In 2014, news broke about a couple of Idaho natives, Scott and Julie Brusaw, who had prototyped a working solar-powered roadway. At the time, it may have seemed a bit like something out of a “Star Trek” episode, but it started many thinking, “What if?”
What if we could generate all the power our society needs by laying solar panels along the millions of miles of roads that already crisscross our planet? What if we could ditch every other power-generation method? What if we could stop polluting the planet and arrest climate change?”
Though it sounds like science fiction, it is scientific fact. Sort of. Solar roadways already exist in France, the Netherlands, China and the United States — in Missouri — but none of them have yet lived up to the promise of the premise.
So, when can we expect to drive along solar-powered highways? Unfortunately, the answer is not any time soon, and the reasons are as complex as they are numerous.
First, current technology makes solar-powered roads incredibly expensive. One estimate suggests that converting every asphalt and concrete roadway in the United States would cost between $56 trillion and $330 trillion.
While the conversion would generate three times as much electricity as we currently use and would end our reliance on fossil fuels, it is simply infeasible at that price. To illustrate just how much money that is, the entire GDP for the United States in 2018 is expected to reach about $18.6 trillion.
Second, solar roadway panels have many physical limitations. They currently are more fragile than conventional roadways and would need to be self-cleaning, and capable of transferring some of the generated electricity into heat to melt snow and ice in colder climates.
Add significant infrastructure issues — including efficient ways to collect and store the power that is generated — and the whole concept seems like a crazy idea.
There are even purely human problems. Just five days after the Jinan South Ring Expressway opened in China, thieves stole a section of the road. State-run Chinese media reported that the thieves belonged to a gang looking to profit from the new technology.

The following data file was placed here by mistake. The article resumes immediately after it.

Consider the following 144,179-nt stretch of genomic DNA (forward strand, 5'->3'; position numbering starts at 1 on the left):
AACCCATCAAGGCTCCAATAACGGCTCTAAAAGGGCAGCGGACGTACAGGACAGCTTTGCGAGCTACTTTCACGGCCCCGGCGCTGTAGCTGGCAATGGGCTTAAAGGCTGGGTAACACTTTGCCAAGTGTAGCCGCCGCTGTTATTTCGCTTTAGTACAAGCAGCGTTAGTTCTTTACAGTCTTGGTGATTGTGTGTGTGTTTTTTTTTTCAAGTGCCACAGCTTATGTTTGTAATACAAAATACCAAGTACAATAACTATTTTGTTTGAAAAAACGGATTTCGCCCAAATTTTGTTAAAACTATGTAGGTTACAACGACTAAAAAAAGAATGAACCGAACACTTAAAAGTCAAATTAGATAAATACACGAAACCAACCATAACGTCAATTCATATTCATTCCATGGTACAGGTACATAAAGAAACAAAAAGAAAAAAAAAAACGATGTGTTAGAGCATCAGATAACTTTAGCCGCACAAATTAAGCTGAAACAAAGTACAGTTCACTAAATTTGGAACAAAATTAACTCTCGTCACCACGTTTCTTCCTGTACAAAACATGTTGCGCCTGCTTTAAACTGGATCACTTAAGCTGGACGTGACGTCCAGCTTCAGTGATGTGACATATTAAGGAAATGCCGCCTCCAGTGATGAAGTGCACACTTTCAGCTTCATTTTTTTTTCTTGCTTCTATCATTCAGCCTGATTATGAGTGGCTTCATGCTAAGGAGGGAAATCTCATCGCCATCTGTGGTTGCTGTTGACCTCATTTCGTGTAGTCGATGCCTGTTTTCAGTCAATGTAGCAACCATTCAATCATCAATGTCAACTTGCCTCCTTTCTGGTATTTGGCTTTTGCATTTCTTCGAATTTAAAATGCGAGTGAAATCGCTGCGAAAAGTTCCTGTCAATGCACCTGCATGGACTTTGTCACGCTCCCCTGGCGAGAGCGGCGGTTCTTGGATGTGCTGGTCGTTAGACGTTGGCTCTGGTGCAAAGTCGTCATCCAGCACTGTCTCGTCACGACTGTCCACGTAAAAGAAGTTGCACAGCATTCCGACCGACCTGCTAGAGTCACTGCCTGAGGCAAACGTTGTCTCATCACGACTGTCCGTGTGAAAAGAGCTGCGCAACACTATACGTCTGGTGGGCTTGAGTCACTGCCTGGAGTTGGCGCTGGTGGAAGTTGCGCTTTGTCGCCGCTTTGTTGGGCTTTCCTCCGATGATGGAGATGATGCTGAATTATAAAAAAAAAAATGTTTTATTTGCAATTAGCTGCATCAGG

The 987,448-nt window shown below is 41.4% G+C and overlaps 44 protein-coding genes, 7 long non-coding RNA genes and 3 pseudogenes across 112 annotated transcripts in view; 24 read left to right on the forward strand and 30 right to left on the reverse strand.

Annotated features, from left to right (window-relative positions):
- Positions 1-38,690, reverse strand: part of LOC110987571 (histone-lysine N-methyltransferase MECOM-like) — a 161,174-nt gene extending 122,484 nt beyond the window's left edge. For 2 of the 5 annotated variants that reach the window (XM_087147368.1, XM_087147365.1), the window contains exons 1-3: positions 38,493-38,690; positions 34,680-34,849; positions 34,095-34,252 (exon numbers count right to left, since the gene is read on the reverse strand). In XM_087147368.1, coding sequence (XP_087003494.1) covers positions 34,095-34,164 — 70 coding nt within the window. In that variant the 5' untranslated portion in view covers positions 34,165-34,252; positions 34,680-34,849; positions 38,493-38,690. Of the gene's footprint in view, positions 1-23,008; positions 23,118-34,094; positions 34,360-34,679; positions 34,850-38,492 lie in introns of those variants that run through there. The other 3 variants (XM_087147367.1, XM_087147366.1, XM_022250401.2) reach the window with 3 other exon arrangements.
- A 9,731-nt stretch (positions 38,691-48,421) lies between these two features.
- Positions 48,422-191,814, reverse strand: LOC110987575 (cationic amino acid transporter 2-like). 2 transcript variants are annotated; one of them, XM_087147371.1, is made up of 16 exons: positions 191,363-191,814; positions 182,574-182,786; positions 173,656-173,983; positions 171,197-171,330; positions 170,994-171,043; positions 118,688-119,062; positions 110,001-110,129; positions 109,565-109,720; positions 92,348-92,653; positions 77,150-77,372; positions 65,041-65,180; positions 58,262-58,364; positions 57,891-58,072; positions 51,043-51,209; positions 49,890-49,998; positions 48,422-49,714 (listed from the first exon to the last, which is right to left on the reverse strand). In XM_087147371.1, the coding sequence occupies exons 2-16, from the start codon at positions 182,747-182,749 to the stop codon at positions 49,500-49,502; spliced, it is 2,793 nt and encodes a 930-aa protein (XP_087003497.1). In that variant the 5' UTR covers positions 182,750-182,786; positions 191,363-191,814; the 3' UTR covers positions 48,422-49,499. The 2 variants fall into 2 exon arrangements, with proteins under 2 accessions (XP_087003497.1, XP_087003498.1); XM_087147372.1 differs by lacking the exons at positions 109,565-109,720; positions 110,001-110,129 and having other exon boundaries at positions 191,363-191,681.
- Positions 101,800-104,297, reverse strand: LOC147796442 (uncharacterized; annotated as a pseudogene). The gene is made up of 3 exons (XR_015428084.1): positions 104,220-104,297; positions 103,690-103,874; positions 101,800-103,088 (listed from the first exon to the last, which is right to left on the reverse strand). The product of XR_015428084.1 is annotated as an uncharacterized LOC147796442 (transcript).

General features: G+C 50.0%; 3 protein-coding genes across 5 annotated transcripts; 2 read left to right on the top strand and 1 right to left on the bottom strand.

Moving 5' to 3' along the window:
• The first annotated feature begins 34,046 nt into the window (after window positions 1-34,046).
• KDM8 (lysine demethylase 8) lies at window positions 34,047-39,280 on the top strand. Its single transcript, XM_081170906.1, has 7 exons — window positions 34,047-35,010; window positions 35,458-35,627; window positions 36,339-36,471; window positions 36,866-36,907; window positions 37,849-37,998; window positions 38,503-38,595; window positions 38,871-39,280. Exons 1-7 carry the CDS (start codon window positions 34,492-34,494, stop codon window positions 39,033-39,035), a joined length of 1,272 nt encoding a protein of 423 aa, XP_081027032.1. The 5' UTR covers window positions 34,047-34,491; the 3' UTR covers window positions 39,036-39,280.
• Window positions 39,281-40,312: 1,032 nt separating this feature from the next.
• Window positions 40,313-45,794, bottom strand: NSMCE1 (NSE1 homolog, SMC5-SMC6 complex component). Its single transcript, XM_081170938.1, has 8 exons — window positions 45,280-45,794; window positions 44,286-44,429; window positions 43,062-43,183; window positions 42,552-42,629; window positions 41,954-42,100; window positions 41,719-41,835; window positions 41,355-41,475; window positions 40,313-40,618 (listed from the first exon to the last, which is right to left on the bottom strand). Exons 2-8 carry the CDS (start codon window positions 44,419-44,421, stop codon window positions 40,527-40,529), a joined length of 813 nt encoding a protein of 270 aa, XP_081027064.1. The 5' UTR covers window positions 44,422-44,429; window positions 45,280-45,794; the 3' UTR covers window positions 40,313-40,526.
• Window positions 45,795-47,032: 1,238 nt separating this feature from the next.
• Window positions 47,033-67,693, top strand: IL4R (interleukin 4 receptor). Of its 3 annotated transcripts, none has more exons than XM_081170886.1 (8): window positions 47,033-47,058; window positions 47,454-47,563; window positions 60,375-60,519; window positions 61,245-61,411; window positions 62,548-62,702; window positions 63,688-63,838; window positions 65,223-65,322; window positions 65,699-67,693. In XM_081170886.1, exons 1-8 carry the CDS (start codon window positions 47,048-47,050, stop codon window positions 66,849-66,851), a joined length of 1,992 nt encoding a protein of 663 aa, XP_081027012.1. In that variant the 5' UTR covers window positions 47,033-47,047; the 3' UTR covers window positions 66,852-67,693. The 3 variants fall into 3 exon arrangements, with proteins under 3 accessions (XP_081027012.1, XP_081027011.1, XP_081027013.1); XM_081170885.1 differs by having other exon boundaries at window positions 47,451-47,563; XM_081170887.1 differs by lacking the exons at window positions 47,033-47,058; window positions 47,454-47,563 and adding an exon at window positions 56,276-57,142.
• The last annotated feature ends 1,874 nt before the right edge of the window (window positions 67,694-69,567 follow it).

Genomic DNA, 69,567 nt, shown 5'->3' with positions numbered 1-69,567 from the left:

So why has China just built the world’s first highway using the sun’s energy in Jinan, a city of 7 million people? The answer may be as complex as the problem it attempts to solve. But the short answer is that, if the technology can be perfected, it could help solve many of the world’s worst environmental and geopolitical problems.
Imagine a world where we did not have to burn polluting fossil fuels, including oil and coal. Imagine a world where air pollution did not increase mortality rates by 6 percent, as it currently does in Jinan. Imagine a world where we no longer have to fight never-ending wars or devastate the planet’s last untouched wilderness over dwindling supplies of crude oil.
Solar-powered highways open even more possibilities. They could become wireless chargers for electric cars and the base upon which the self-driving infrastructure is laid. Solar roadways are capable of illumination and could double as road signs, alerting drivers to accidents and Amber alerts. They could melt snow and ice, reducing traffic accidents.
There are very complex problems to be overcome before solar-powered roadways are a legitimate and cost-effective alternative to current power-generation systems.
In truth, the technology may never become viable, but engineers, entrepreneurs and forward-thinkers are asking the questions and increasingly are willing to take chances that may answer them.
And the world is watching and waiting.